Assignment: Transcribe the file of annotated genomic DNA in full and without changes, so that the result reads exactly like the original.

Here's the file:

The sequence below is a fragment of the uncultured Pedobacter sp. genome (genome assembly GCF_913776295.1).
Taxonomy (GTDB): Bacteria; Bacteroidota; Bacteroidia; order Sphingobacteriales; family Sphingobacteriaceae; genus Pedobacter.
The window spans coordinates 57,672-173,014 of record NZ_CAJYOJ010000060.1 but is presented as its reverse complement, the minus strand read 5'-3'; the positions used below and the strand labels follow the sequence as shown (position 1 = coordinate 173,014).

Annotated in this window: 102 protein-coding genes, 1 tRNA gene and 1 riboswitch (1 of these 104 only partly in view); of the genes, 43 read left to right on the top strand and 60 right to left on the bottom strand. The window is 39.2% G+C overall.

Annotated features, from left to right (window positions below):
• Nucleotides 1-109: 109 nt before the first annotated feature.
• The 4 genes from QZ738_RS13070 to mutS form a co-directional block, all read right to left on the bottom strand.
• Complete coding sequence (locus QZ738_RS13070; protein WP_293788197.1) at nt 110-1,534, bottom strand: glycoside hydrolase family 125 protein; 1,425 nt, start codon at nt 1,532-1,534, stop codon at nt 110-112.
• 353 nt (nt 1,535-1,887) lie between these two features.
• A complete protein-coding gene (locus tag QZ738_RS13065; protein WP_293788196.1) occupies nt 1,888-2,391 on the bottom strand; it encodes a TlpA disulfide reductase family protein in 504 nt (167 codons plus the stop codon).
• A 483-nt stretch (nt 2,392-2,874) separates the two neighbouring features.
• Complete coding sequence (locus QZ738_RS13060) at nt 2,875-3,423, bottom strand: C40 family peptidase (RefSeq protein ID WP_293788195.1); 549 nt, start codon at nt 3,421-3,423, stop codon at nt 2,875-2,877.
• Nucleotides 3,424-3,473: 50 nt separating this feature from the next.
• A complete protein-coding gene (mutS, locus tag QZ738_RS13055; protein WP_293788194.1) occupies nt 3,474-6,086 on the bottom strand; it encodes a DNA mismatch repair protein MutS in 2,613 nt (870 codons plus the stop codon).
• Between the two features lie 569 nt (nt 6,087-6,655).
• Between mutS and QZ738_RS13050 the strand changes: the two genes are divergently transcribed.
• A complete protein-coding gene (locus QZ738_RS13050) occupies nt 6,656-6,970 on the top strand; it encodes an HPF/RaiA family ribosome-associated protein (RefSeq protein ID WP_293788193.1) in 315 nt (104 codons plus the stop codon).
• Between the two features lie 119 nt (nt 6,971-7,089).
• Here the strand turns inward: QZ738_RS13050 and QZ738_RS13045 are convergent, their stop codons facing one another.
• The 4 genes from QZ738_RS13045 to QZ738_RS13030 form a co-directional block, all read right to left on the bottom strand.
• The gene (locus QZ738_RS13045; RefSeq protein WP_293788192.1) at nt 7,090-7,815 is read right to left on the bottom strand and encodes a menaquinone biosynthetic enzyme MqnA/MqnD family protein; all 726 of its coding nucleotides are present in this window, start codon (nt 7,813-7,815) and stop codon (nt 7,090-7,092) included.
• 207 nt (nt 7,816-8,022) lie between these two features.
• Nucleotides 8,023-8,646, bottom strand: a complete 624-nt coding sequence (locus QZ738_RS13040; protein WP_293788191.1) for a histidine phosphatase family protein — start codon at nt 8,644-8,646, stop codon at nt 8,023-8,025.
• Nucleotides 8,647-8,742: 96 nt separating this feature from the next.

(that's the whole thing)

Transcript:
The sequence below is a fragment of the uncultured Pedobacter sp. genome (genome assembly GCF_913776295.1).
Taxonomy (GTDB): Bacteria; Bacteroidota; Bacteroidia; order Sphingobacteriales; family Sphingobacteriaceae; genus Pedobacter.
The window spans coordinates 57,672-173,014 of record NZ_CAJYOJ010000060.1 but is presented as its reverse complement, the minus strand read 5'-3'; the positions used below and the strand labels follow the sequence as shown (position 1 = coordinate 173,014).

Annotated in this window: 102 protein-coding genes, 1 tRNA gene and 1 riboswitch (1 of these 104 only partly in view); of the genes, 43 read left to right on the top strand and 60 right to left on the bottom strand. The window is 39.2% G+C overall.

Annotated features, from left to right (window positions below):
• Nucleotides 1-109: 109 nt before the first annotated feature.
• The 4 genes from QZ738_RS13070 to mutS form a co-directional block, all read right to left on the bottom strand.
• Complete coding sequence (locus QZ738_RS13070; protein WP_293788197.1) at nt 110-1,534, bottom strand: glycoside hydrolase family 125 protein; 1,425 nt, start codon at nt 1,532-1,534, stop codon at nt 110-112.
• 353 nt (nt 1,535-1,887) lie between these two features.
• A complete protein-coding gene (locus tag QZ738_RS13065; protein WP_293788196.1) occupies nt 1,888-2,391 on the bottom strand; it encodes a TlpA disulfide reductase family protein in 504 nt (167 codons plus the stop codon).
• A 483-nt stretch (nt 2,392-2,874) separates the two neighbouring features.
• Complete coding sequence (locus QZ738_RS13060) at nt 2,875-3,423, bottom strand: C40 family peptidase (RefSeq protein ID WP_293788195.1); 549 nt, start codon at nt 3,421-3,423, stop codon at nt 2,875-2,877.
• Nucleotides 3,424-3,473: 50 nt separating this feature from the next.
• A complete protein-coding gene (mutS, locus tag QZ738_RS13055; protein WP_293788194.1) occupies nt 3,474-6,086 on the bottom strand; it encodes a DNA mismatch repair protein MutS in 2,613 nt (870 codons plus the stop codon).
• Between the two features lie 569 nt (nt 6,087-6,655).
• Between mutS and QZ738_RS13050 the strand changes: the two genes are divergently transcribed.
• A complete protein-coding gene (locus QZ738_RS13050) occupies nt 6,656-6,970 on the top strand; it encodes an HPF/RaiA family ribosome-associated protein (RefSeq protein ID WP_293788193.1) in 315 nt (104 codons plus the stop codon).
• Between the two features lie 119 nt (nt 6,971-7,089).
• Here the strand turns inward: QZ738_RS13050 and QZ738_RS13045 are convergent, their stop codons facing one another.
• The 4 genes from QZ738_RS13045 to QZ738_RS13030 form a co-directional block, all read right to left on the bottom strand.
• The gene (locus QZ738_RS13045; RefSeq protein WP_293788192.1) at nt 7,090-7,815 is read right to left on the bottom strand and encodes a menaquinone biosynthetic enzyme MqnA/MqnD family protein; all 726 of its coding nucleotides are present in this window, start codon (nt 7,813-7,815) and stop codon (nt 7,090-7,092) included.
• 207 nt (nt 7,816-8,022) lie between these two features.
• Nucleotides 8,023-8,646, bottom strand: a complete 624-nt coding sequence (locus QZ738_RS13040; protein WP_293788191.1) for a histidine phosphatase family protein — start codon at nt 8,644-8,646, stop codon at nt 8,023-8,025.
• Nucleotides 8,647-8,742: 96 nt separating this feature from the next.